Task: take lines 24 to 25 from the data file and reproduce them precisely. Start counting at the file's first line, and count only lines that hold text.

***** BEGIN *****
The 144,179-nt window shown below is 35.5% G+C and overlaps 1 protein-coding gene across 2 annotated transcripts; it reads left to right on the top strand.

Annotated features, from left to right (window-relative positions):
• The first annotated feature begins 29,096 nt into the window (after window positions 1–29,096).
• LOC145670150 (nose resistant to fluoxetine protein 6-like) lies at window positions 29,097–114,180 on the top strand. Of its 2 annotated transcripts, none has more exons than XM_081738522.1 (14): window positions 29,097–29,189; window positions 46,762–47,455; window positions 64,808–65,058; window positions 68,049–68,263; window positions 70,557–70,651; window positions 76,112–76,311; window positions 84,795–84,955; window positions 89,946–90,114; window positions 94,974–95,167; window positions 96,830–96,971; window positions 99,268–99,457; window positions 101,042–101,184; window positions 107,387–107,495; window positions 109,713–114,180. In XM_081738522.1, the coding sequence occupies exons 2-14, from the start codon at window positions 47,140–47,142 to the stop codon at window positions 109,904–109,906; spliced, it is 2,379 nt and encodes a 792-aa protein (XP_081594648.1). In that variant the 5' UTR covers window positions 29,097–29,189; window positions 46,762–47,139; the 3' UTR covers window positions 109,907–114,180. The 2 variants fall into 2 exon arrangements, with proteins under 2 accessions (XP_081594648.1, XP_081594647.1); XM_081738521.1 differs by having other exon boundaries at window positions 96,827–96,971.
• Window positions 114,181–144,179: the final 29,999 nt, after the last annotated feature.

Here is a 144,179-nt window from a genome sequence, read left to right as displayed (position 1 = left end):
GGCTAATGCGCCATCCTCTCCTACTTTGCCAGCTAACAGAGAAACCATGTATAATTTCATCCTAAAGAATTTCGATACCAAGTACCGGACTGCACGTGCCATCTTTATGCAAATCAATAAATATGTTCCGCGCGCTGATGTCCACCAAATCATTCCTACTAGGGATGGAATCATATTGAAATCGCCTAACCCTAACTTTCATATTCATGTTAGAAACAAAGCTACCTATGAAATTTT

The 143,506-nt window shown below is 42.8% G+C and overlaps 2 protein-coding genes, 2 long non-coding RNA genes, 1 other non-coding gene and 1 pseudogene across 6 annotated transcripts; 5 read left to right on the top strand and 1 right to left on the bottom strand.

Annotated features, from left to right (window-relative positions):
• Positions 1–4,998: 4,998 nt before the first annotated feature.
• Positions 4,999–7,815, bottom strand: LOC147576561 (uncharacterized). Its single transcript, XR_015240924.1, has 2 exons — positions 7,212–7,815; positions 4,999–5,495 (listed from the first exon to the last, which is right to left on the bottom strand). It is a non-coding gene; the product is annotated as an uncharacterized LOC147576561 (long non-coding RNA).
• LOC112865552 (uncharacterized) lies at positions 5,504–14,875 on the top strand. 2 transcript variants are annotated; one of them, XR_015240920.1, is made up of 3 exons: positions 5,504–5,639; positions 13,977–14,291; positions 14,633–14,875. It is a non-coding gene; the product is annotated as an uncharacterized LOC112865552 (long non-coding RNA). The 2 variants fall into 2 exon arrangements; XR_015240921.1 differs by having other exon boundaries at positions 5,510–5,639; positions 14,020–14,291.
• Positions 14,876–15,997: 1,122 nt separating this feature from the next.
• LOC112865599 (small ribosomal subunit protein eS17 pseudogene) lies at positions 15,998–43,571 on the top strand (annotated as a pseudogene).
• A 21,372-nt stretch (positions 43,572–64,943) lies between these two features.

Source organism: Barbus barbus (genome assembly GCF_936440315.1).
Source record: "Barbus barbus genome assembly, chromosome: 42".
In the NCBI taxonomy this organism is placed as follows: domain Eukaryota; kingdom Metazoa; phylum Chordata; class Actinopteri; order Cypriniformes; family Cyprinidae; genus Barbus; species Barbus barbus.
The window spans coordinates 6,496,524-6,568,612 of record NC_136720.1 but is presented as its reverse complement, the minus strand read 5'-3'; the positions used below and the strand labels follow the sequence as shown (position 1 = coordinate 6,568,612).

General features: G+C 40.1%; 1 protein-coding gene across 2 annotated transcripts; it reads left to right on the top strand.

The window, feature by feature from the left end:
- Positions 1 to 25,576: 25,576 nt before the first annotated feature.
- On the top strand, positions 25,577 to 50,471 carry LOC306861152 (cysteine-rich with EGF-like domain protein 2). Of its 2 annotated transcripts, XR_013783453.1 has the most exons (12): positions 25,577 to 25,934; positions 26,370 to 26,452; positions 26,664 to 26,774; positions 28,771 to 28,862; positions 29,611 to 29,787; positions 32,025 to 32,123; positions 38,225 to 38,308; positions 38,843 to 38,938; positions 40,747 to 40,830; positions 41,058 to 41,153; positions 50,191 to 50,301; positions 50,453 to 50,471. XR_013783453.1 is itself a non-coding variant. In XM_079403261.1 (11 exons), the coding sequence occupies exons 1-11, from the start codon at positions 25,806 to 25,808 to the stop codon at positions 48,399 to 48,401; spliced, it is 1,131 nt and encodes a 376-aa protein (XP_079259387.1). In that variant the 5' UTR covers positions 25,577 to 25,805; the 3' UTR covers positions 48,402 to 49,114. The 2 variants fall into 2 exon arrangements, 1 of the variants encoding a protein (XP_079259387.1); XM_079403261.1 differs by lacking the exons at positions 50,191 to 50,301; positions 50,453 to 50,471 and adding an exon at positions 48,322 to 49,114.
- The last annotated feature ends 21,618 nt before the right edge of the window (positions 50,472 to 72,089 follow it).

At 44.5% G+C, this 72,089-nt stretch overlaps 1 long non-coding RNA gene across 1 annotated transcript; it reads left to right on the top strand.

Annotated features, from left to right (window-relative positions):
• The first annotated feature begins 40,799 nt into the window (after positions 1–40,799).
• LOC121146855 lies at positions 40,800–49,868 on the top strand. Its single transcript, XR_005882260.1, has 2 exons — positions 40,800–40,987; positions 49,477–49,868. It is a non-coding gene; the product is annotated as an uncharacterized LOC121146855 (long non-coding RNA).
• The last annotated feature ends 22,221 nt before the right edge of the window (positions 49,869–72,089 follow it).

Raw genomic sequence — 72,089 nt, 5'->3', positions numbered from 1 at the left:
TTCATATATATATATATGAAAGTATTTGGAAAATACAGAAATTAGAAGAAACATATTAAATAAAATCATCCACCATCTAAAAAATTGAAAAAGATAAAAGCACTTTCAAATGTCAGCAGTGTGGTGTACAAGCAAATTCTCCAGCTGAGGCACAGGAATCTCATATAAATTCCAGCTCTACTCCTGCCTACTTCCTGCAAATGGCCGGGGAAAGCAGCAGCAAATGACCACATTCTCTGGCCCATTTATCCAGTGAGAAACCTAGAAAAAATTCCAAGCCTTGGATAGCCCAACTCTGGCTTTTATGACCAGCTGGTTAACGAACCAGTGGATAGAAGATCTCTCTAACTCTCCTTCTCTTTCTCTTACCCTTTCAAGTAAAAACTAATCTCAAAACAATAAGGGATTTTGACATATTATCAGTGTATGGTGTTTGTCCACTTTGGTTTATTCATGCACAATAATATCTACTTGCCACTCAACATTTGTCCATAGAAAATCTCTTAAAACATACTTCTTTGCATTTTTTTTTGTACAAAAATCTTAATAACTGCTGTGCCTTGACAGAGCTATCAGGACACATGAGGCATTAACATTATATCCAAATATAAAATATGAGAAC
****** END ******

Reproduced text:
- The last annotated feature ends 21,618 nt before the right edge of the window (positions 50,472 to 72,089 follow it).

At 44.5% G+C, this 72,089-nt stretch overlaps 1 long non-coding RNA gene across 1 annotated transcript; it reads left to right on the top strand.